[Useful tips for sightseeing] How to take a bath during bath time

[観光で役立つ豆知識] バスタイム(お風呂時間)の入浴方法について

I think there are many people who travel to Japan and Osaka to enjoy Japanese culture. This time, for such people, I will give a lecture on the correct way to take a bath, which you will definitely encounter when traveling to Japan. You won’t be embarrassed if you read this. Some Japanese people can do it, and some people can’t. You can enjoy your bath with confidence!
By observing good manners, you can learn about Japanese culture as a culture, not just laws!

Differences in bath time circumstances between Japanese and foreigners

Lion Co., Ltd. “Survey on bathing styles among Japanese and foreigners living in Japan” https://www.atpress.ne.jp/news/268238

It turns out that there are big differences in bathing styles between Japanese people living in Japan and foreigners living in Japan. Approximately half of Japanese respondents say they take a bath every day, but only a little less than 30% of foreigners, even including those who say they often take a bath, indicate that Japan is a hot and humid country. It can be seen that differences in habits persist even under the same conditions .

About the origin of bath time in Japan

The origins of Japanese bathing date back to 538, when Buddhism was introduced to Japan.
It is said that it became popular when temples served hot water to the common people, and
the method of taking a bath consisted of storing water, which was precious at the time, warming the body with steam, scrubbing away the dirt with a washcloth, and finally rinsing with hot water. It is said to be the origin of things.

I investigated the bath time habits of Japanese people.

In order to learn more about the culture, I researched the current state of bath time in Japan, including data. This time, I would like to introduce an example of a Japanese person entering a public bath called a “sento” or “hot spring.”

About the current customs of local Japanese people when taking a bath

According to a survey of men and women aged 15 to 59 all over Japan regarding their bathing habits, it appears that Japanese people today do not usually take a bath, but instead take a shower.

LINE research targeting men and women aged 15 to 59 all over Japan https://lineresearch-platform.blog.jp/archives/36183655.html

<Survey results are quoted from here>
Smartphone web survey targeting LINE users
Survey target: Men and women aged 15 to 59 across Japan
Implementation period: September 18th to 20th, 2020
Number of valid responses: 5252 samples

How much time do Japanese people spend on bath time?

LINE research targeting men and women aged 15 to 59 all over Japan https://lineresearch-platform.blog.jp/archives/36183655.html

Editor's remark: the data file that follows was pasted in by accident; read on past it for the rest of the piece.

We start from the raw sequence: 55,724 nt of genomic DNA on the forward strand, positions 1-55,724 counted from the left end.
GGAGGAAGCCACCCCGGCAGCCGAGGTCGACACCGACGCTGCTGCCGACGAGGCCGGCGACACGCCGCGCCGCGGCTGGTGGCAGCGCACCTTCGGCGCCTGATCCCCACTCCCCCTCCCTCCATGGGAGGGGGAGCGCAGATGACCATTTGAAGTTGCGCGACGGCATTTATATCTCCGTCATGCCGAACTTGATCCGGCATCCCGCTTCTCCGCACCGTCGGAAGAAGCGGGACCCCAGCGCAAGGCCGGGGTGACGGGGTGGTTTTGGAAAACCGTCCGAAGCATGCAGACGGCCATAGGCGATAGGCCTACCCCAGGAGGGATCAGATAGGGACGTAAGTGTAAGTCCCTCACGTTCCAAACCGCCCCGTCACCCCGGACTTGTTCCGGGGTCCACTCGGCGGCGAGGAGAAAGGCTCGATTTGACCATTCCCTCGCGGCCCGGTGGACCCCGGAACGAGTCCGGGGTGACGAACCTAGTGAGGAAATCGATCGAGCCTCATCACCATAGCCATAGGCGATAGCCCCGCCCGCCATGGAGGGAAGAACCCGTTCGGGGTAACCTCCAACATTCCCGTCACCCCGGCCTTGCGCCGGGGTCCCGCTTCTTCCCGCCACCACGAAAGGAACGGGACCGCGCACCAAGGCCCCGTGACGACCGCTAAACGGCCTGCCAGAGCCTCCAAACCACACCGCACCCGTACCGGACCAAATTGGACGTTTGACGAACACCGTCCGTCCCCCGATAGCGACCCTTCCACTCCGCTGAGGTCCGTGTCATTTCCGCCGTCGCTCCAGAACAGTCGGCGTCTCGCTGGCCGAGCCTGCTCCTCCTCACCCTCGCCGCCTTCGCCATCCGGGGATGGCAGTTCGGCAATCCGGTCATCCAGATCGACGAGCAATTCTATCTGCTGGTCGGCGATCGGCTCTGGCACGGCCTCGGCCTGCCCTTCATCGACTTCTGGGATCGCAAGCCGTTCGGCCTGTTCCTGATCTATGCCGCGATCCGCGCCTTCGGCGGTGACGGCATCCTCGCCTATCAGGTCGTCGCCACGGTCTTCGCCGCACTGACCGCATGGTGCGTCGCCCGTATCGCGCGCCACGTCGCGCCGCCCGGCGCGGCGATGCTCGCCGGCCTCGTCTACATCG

The same survey also found that the average bathing time was 11 to 20 minutes. ,

How often do Japanese people usually go to public baths?

LINE research targeting men and women aged 15 to 59 all over Japan https://lineresearch-platform.blog.jp/archives/36183655.html

What is the percentage of people who often use so-called “public baths” such as sento and super sento? According to the survey responses, it was found that approximately 30% of people across all age groups use it frequently. In terms of age, we found that people in their 30s and 40s tended to have higher rates than other age groups.
On the other hand, more than 30% of all age groups said they “never go to public baths,” indicating that not all Japanese people use public baths or super public baths.

Introducing the general bath input method and order

Here we will introduce the “bathing etiquette” issued by a certain public bathhouse in Kumamoto Prefecture, which is considered a bath expert.

From Kumamoto public bath “Yoyasu” https://yoyasu.kuma1010.com/heart/

<Bathing etiquette>
Let’s respect etiquette so that everyone can enjoy a comfortable bathing experience.

  • Wash your body before taking a bath
  • Tie up long hair with a rubber band
  • towels outside the bathtub
  • Put back what you used
  • Wipe your body thoroughly before heading to the changing room
  • don’t do laundry

Information on how to enter a public bath that even foreigners can understand (from Kumamoto public bath “Seyasu-to”)

About the flow of bathing

  1. Get naked in the changing room.
  2. I grabbed a small towel and went to the bathroom.
  3. Wash your body before entering the bathtub. Please sit in the shower.
  4. Relax in the bathtub
  5. Please dry yourself with a small towel before entering the changing room.
  6. At the changing room, dry your body with a bath towel and put on your clothes.

As long as you follow good manners, there is no right way to enjoy a bath; you should find your own way to enjoy it.

Summary of this time

  • Japanese and foreigners have slightly different perceptions of “baths”
  • As long as you follow the minimum etiquette, you can enjoy your bath in any way you want.
  • Learn about Japanese culture and manners and enjoy the bath
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